Russia proposes amendments to its tax law to clarify crypto regulation
- Under the new guidelines, failing to declare crypto taxes will attract a three-year jail term.
- Per the ministry, these changes aim to align with FATF’s crypto regulation recommendations.
- The ministry claims there will be judicial protection for citizens that report crypto transactions.
The Russian Ministry of Finance intends to make amendments to its tax law in a bid to clarify regulations surrounding crypto taxation. The ministry unveiled this news on November 11 through an article, noting that the proposed changes are necessary for the implementation of the rules embedded in the law on digital financial assets and digital currencies, which the country adopted in the summer of 2020. On top of this, the amendments seek to align the regulation of digital assets with FATF recommendations. The finance ministry went on to note that complying with FATF’s recommendations would help mitigate money-laundering operations in Russia.
In the publication, the Ministry of Finance asserted that these amendments mandate all organizations and individuals that deal with cryptocurrencies to send their transaction data to Rosfinmonitoring.
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The ministry went on to note,
“In addition, judicial protection of holders of digital currency is provided if the owner informs both about the fact of possession of the currency and about transactions with it. The corresponding protection procedure is provided for in the Tax Code. At the same time, in the case of transactions with digital currency in excess of a certain amount, the declaration becomes mandatory.”
Russia is gradually warming up to crypto
Per the proposed changes, Russians can face sentences of up to three years in prison should they fail report crypto transactions amounting to 45 million rubles (£442,581) or more at least twice in three years. Additionally, the citizens must report transactions and wallet balances that surpass 600,000 rubles (£5,945) in a calendar year. Failure to do so on time might attract a fine of up to 50,000 rubles (£485).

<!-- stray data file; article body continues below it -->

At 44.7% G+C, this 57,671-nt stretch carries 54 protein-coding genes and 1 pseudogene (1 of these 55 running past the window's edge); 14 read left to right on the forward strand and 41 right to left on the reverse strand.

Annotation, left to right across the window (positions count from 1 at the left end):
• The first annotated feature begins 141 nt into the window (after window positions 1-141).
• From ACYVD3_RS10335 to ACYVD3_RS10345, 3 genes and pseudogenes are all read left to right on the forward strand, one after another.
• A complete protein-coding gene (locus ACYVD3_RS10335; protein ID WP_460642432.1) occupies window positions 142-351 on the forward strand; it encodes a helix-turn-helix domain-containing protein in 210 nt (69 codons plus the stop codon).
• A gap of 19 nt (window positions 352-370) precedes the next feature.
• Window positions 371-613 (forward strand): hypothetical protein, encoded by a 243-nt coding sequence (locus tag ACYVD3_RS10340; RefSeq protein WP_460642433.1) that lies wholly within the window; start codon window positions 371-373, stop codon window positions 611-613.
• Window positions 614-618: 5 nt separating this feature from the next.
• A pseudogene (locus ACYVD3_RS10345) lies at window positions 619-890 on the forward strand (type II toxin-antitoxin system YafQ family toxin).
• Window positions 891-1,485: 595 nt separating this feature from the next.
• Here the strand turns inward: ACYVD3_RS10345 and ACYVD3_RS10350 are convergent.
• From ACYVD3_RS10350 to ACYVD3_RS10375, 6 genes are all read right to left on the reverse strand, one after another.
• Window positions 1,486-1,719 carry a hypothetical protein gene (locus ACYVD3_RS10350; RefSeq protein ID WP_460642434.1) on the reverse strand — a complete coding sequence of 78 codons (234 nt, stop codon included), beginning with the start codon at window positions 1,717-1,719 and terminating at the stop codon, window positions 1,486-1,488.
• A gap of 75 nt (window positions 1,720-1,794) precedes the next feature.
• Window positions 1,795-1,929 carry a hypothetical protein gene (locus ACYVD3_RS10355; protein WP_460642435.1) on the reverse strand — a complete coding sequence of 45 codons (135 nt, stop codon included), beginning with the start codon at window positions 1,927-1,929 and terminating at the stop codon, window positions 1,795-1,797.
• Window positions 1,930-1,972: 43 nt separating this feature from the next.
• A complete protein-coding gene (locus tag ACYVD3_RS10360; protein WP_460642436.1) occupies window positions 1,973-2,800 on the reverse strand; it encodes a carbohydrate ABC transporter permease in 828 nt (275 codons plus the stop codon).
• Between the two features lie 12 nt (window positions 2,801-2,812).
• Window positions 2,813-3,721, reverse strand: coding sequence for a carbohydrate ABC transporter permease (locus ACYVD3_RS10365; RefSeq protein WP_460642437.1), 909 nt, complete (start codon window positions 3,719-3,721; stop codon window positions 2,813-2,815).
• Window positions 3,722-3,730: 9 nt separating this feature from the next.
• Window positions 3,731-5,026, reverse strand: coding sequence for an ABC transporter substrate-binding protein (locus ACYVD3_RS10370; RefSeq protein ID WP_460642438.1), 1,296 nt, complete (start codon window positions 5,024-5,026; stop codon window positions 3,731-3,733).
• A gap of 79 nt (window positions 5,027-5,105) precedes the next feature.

Before publishing the new crypto taxation guidelines, the ministry had previously proposed harsh punishment for individuals that fail to declare crypto taxes accordingly. A September 24 report, unveiled that the ministry had recommended a three-year prison sentence for anyone that fails to report crypto transactions totalling 1 million rubles (£9,862) or more.
While the recently-published guidelines are not as strict as the previous ones, they are deeply flawed. This is because they only mention penalties for failing to declare taxes accordingly. They, however, fail to mention the penalties for criminals that use crypto to complete illicit transactions.
Commenting on this blind spot, Maria Stankevich, the head of business development at EXMO Exchange said,
“We don’t see any criminal liabilities for the dark crypto market or the cash exchangers in Moscow that are still processing large amounts of dirty crypto. Basically, what the government is trying to do is to prosecute the citizens instead of creating solid regulations of bad market players (as for example the UK does).”